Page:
My kids played in the DA 2005 for last two years.  Some players are commuting 90 minutes to get to training at RBull or nycfc....or PDA.  Get out of the car and play pick up or play locally...bring them in on the weekends for informal games to keep tabs on them.

  23. frank schoon replied, October 28, 2019 at 2:57 p.m.

    Sean , I would suggest instead of driving so much, stay around your area ,look where there are Pickup soccer games are being held after school perhaps in Hispanic communities. 
     I would suggest maybe to start a website for pickup soccer  telling where people are playing or could play.
    Instead of driving all this time, let your kid practice shooting ,dribbling, passing strictly  with the leftfoot or weakfoot, once a week. I can guarantee you that it will benefit his development then some licensed goofball telling your son what to do , where to go, create space, look up, count how many toes you have....etc. Or pay someone an older player(s) to play pick up, one on or two on two or whatever, on concrete with a rubber ball,small and/or big...Perhaps advertise or use website to make it known....Garrincha would practice his dribbling by taking on 3 or 4 players as an exercise,do that for 30min. There is so much you can on your own that DA doesn't do. 
    Hang a hulahoop on the fence of a baseball diamond and start aiming for it on the dribble or stationary ,either foot.... 

  24. Sean Mara replied, October 28, 2019 at 4:50 p.m.

    I agree Frank! I live in Kearny, NJ. Plenty of pick soccer here.  Next door, in Harrison a local player was just signed by Red Bull II, Omar Sowe.  Played 4 years at Harrison high and more importantly played pick up at The Courts.

  25. frank schoon replied, October 28, 2019 at 4:54 p.m.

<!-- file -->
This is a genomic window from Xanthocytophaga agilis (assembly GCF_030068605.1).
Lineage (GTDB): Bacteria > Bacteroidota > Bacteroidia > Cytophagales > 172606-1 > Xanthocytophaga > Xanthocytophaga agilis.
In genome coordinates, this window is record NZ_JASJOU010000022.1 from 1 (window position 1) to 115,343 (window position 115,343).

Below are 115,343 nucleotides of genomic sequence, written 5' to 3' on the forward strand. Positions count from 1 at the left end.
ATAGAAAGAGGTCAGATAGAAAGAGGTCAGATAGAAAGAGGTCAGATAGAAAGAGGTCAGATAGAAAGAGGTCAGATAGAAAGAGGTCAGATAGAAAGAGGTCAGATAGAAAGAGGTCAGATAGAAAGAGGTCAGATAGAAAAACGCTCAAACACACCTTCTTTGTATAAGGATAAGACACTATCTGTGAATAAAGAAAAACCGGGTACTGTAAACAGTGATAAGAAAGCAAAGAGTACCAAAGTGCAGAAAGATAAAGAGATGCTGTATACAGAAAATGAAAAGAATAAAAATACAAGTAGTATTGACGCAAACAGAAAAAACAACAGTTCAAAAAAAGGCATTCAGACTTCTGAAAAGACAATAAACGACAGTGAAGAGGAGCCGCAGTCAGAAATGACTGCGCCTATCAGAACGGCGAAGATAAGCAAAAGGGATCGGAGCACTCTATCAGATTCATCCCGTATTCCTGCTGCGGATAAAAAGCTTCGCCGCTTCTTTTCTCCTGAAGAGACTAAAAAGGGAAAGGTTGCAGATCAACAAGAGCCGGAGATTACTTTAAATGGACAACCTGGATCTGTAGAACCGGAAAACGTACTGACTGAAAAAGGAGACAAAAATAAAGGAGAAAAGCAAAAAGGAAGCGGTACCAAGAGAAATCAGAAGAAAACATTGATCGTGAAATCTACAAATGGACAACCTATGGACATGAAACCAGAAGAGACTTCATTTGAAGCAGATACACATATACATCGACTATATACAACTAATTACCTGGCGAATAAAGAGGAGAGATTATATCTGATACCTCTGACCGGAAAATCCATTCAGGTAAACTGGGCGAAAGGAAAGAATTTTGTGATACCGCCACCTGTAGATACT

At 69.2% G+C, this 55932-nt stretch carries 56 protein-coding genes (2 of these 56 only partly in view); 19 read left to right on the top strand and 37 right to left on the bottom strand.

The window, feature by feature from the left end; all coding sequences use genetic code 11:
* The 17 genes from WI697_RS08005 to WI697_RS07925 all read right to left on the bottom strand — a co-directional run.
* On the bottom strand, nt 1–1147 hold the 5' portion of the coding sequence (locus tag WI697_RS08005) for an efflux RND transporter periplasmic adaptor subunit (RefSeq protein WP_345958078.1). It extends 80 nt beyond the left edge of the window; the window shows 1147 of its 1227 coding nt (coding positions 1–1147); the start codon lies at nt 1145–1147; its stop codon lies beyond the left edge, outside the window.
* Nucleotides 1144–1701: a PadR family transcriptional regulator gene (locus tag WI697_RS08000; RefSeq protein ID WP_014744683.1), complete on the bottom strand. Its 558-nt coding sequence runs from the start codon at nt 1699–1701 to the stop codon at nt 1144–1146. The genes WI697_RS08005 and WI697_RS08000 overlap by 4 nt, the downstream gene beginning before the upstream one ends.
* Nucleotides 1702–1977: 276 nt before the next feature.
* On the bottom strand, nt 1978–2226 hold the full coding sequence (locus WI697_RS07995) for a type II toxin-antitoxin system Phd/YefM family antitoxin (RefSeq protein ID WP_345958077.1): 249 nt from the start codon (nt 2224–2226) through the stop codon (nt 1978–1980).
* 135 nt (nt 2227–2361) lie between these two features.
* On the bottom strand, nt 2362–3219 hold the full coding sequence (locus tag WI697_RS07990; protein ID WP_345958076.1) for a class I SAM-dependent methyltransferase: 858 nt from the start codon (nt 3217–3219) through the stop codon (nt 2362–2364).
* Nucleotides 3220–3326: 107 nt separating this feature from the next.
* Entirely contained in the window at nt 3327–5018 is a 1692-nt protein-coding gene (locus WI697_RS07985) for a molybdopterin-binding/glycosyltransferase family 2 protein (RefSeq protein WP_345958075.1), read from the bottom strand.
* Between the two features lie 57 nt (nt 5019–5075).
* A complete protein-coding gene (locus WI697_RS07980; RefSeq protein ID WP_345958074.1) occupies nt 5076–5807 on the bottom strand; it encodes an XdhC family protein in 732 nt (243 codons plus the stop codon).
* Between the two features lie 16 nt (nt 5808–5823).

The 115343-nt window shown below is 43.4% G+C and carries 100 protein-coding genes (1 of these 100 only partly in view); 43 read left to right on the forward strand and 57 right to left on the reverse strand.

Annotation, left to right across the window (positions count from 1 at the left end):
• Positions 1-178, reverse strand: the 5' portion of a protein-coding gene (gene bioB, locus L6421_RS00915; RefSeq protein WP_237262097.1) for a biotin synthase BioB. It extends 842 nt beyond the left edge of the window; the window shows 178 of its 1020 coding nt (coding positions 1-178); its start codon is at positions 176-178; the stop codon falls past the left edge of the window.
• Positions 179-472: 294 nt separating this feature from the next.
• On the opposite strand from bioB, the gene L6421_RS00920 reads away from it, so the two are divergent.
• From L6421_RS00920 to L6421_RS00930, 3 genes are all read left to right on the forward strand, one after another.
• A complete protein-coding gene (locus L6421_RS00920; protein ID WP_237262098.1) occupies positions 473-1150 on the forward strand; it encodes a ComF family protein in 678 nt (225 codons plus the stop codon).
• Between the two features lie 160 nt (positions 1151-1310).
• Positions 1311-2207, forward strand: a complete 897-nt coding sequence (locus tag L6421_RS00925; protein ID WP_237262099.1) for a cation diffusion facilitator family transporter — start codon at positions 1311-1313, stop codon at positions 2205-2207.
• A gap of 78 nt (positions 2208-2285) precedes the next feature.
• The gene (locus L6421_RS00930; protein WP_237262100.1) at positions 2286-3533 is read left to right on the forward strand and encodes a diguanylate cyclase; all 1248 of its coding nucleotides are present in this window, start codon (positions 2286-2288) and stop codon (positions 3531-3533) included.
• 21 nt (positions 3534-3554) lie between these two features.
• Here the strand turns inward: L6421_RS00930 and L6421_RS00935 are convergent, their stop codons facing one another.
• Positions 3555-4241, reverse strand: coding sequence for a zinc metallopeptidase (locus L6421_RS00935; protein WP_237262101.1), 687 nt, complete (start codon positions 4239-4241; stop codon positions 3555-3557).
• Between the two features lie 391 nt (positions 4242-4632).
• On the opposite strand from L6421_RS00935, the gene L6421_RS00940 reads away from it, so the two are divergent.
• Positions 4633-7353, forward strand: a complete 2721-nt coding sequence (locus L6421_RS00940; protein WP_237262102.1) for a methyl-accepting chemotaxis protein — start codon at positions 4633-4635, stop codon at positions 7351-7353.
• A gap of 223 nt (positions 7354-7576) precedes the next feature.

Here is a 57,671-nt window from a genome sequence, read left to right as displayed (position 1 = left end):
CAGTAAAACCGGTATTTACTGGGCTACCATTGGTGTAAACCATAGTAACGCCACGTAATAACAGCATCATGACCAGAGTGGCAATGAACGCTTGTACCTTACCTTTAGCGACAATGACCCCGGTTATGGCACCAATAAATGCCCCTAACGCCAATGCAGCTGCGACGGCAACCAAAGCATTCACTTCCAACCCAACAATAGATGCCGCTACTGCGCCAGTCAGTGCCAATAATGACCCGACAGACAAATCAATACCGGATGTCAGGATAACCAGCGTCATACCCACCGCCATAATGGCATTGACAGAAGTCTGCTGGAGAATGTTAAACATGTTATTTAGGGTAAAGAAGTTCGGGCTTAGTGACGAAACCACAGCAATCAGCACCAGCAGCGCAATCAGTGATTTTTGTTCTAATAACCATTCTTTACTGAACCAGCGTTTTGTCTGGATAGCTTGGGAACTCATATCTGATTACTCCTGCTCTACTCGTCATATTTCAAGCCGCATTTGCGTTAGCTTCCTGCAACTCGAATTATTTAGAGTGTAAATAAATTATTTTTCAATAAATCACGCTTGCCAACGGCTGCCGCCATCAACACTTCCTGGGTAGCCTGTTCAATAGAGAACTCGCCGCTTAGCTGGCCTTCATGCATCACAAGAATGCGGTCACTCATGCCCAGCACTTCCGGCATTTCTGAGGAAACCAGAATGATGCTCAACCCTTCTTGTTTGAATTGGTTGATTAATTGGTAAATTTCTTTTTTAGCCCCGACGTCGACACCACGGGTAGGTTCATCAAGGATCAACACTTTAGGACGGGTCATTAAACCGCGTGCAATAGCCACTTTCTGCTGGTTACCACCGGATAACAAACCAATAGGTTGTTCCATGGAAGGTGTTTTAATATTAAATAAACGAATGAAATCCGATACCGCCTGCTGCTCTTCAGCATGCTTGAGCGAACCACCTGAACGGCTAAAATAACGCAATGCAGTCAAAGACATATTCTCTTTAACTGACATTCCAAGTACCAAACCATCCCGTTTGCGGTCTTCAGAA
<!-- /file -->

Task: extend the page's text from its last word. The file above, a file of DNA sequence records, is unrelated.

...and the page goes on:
Sean, once "pickup soccer " becomes part of our culture, you can kiss "pay for play" goodbye for you don't need it. This is how parents can safe money via pick up soccer and it's so much better...

  26. Sean Mara, October 28, 2019 at 2:07 p.m.

    DA teams seem more preoccupied with imposing a style of play rather than teaching how to take a free kick for example.  More on tactics and style than individual technique.

    By the way, #13 on the 2nd goal shows no desire to get ahead of Balde who got to the rebound despite having 10 yards on him initially.  

  27. R2 Dad replied, October 29, 2019 at 9:43 a.m.

    Sean, this is what club soccer coaches do. There is very little technique training, mostly because those coaches know so little of it! I just reffed a U12 team that is supposedly playing at a "high" level--norcal Gold used to mean something, anyway--and the team could barely string together 3 passes. Their keeper was allowed to punt long (on a 9v9 1/2 pitch), players knew only to kick the ball 1 way (some sidefooting, some on the laces, whatever was their default), heads down while on the ball, passing to noone to relieve pressure--it was painful to watch. This coach was unhappy because his team almost got a result (via 2 own-goals), not that his kids were playing so poorly. 2 or 3 years down the road, when pay-to-play dumps them at 15 when their crappy club can no longer field a team (or it blows up), these kids will still be playing to same kickball their idiot coaches allowed them to play all along. It's still the case that american parents know nothing about the game, and their kids don't watch professional matches. Until they do, these bad clubs will continue harvesting parent's wallets, unable to develop players at all.

  28. frank schoon replied, October 29, 2019 at 10:36 a.m.

    Guys, can you imagine all the money being wasted on Pay to Play for you're not getting the right product.